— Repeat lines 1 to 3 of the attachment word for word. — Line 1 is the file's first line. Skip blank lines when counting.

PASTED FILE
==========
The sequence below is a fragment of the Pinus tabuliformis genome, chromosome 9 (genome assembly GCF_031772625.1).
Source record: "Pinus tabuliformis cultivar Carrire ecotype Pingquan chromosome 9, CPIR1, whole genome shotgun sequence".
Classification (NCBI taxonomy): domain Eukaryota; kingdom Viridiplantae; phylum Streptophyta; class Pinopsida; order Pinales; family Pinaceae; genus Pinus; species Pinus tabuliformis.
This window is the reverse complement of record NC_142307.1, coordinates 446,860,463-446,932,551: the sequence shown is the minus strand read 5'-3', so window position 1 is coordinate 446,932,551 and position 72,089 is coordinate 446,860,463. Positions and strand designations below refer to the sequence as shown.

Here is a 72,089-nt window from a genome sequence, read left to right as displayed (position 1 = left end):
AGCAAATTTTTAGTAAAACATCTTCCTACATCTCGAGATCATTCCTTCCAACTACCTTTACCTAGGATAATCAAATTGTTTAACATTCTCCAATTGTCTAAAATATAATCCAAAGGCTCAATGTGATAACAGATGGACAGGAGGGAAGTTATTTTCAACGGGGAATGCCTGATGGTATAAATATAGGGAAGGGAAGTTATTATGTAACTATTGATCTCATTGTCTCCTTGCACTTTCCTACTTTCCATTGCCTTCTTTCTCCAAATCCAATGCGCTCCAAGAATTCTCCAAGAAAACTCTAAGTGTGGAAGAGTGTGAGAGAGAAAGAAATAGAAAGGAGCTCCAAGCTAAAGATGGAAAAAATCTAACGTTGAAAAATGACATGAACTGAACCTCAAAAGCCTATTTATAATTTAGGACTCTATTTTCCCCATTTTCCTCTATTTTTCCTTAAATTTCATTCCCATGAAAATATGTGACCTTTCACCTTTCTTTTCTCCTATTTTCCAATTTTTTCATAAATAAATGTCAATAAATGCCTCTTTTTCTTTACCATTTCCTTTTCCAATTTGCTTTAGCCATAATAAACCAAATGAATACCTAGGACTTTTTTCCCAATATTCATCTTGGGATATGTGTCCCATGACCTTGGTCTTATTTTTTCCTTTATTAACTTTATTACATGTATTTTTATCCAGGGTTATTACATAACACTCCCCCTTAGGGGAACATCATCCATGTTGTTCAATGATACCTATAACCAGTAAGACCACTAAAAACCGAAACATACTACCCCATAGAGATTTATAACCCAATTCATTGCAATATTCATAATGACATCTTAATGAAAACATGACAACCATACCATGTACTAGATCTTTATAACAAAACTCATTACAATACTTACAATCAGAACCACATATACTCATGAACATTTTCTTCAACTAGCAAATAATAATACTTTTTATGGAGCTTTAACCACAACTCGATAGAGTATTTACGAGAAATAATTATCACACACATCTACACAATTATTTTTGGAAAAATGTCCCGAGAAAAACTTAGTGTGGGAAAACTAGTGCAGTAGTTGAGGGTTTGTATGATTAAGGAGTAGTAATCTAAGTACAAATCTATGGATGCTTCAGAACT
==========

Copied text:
The sequence below is a fragment of the Pinus tabuliformis genome, chromosome 9 (genome assembly GCF_031772625.1).
Source record: "Pinus tabuliformis cultivar Carrire ecotype Pingquan chromosome 9, CPIR1, whole genome shotgun sequence".
Classification (NCBI taxonomy): domain Eukaryota; kingdom Viridiplantae; phylum Streptophyta; class Pinopsida; order Pinales; family Pinaceae; genus Pinus; species Pinus tabuliformis.